American film producer Jeremy Prokosch (Jack Palance) hires respected Austrian director Fritz Lang (playing himself) to direct a film adaptation of Homer's Odyssey. Dissatisfied with Lang's treatment of the material as an art film, Prokosch hires Paul Javal (Michel Piccoli), a novelist and playwright, to rework the script. The conflict between artistic expression and commercial opportunity parallels Paul's sudden estrangement from his wife Camille Javal (Brigitte Bardot), who becomes aloof with Paul after he leaves her alone with Prokosch, a millionaire playboy.
While founded on Alberto Moravia's story of the progressive estrangement between a husband and wife, Godard's version also contains deliberate parallels with aspects of his own life: while Paul, Camille, and Prokosch correspond to Ulysses, Penelope, and Poseidon, respectively, they also correspond in some ways with Godard, his wife Anna Karina (his choice of female lead), and Joseph E. Levine, the film's distributor. At one point Bardot dons a black wig, which gives her a resemblance to Karina. Michel Piccoli also bears some resemblance to Brigitte Bardot's ex-husband, the filmmaker Roger Vadim.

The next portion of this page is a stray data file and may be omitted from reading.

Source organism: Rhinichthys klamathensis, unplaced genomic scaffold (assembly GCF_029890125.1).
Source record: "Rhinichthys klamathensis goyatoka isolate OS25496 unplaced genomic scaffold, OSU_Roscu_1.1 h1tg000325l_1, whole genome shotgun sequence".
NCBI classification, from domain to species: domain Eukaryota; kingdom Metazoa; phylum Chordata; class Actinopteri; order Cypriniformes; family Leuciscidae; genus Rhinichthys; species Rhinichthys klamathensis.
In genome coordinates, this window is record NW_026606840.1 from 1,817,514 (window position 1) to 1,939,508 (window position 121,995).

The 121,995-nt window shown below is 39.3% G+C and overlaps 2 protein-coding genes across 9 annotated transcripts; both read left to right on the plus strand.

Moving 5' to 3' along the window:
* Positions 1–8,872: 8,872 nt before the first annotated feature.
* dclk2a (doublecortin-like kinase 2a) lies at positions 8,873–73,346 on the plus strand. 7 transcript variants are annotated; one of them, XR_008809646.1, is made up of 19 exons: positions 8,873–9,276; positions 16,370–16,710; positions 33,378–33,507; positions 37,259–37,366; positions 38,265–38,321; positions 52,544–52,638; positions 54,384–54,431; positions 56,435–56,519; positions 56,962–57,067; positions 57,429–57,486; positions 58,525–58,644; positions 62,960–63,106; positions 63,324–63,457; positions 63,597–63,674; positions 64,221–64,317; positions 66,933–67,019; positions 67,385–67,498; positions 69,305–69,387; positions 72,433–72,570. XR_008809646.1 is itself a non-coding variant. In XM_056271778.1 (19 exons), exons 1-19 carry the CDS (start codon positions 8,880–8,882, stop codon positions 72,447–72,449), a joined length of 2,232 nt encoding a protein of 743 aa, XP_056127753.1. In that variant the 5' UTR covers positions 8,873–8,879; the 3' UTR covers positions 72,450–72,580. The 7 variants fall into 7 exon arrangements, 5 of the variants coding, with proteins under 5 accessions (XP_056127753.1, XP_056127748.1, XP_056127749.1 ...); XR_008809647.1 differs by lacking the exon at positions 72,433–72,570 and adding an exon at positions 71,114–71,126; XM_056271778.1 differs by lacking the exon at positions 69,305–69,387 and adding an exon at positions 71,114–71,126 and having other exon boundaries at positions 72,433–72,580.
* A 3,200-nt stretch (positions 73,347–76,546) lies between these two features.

As a verb, to muse is to consider something thoughtfully. As a noun, it means a person — especially a woman — who is a source of artistic inspiration. In mythology, the Muses were nine goddesses who symbolized the arts and sciences. Today, a muse is a person who serves as an artist's inspiration. Often filmmakers talk about a certain actor being a muse — meaning the actor inspired a movie. Writers, painters, musicians, and other artists have muses. Muse can also refer to thinking deeply. If you muse about something, you're giving it serious thought. You can't muse in five seconds. People muse on certain ideas for years.
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